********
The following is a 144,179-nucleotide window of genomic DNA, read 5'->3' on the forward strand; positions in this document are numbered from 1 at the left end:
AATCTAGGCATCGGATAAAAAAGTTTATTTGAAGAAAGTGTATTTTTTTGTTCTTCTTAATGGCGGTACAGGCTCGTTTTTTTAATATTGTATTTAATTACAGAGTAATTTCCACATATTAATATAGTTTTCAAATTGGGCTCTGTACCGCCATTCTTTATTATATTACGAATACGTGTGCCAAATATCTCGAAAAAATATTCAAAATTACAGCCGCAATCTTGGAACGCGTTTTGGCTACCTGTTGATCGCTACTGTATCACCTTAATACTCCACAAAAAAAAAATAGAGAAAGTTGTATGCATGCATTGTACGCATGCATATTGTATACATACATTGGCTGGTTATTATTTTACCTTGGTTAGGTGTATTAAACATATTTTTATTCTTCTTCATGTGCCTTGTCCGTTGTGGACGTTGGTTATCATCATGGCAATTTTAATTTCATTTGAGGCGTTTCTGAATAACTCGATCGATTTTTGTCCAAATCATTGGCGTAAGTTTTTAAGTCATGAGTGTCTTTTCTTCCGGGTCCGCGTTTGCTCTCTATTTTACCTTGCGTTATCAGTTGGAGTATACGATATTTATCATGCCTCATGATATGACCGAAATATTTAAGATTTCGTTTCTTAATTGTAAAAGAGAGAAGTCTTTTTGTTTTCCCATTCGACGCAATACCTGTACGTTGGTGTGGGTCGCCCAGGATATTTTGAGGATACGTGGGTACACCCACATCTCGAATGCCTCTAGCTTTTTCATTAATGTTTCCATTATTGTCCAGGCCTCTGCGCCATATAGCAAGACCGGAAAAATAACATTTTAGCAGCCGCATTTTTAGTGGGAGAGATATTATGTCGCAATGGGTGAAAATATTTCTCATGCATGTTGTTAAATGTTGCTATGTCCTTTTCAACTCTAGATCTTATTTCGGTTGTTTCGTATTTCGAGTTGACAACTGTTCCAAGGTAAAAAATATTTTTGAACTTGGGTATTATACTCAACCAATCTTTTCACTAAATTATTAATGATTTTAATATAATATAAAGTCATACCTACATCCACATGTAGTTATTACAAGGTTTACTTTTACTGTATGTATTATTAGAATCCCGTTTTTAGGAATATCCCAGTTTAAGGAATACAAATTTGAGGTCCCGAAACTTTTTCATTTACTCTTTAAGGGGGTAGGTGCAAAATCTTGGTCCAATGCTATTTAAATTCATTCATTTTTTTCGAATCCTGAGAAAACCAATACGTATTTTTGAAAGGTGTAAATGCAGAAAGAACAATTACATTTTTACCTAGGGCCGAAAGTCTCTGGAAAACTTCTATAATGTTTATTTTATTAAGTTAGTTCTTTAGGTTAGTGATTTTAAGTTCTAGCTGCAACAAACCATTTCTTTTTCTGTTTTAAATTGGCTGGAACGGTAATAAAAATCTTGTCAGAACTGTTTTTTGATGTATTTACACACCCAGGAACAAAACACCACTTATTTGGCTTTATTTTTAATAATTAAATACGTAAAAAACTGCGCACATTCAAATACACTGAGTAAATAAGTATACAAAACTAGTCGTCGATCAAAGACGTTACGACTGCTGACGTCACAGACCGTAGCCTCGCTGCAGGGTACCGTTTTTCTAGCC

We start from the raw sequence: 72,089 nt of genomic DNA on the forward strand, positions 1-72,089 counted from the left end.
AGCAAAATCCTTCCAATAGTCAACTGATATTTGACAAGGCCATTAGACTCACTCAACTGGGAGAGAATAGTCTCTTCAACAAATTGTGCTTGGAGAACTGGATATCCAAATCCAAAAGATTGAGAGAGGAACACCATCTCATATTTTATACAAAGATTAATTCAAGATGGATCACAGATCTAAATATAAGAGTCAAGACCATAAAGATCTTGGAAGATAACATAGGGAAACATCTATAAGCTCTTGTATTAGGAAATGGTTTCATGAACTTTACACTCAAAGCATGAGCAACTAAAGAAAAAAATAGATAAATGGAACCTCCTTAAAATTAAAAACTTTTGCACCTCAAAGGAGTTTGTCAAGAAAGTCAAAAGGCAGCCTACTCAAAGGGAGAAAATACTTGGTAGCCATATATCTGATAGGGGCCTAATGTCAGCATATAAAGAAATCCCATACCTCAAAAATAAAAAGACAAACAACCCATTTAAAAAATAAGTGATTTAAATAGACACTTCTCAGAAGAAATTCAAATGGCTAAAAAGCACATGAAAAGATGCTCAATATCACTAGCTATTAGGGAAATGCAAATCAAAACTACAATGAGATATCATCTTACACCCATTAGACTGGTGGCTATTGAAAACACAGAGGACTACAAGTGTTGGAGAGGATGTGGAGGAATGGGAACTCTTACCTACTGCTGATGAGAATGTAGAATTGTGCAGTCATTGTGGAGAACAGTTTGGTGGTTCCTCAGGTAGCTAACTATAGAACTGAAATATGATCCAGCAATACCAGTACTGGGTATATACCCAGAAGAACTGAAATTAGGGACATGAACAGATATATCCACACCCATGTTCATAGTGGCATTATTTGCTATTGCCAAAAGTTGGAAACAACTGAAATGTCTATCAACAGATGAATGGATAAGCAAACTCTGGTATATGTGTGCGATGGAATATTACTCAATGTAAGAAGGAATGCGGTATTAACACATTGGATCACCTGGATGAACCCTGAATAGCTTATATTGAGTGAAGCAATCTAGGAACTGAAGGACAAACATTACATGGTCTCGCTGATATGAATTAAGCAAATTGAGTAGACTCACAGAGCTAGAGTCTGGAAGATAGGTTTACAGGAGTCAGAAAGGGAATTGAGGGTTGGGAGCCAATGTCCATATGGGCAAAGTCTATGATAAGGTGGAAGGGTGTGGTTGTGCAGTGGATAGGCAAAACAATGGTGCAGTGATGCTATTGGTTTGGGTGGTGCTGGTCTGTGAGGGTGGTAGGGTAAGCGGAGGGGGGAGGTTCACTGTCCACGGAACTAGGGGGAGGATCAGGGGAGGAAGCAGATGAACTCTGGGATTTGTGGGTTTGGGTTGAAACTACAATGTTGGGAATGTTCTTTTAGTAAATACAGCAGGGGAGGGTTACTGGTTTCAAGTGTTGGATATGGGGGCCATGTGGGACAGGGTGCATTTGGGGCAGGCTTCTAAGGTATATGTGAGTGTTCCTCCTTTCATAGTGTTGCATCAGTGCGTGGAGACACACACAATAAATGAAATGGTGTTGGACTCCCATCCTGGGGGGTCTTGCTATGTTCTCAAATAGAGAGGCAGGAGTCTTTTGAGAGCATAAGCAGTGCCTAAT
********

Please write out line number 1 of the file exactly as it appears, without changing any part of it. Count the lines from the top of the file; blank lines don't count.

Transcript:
The following is a 144,179-nucleotide window of genomic DNA, read 5'->3' on the forward strand; positions in this document are numbered from 1 at the left end: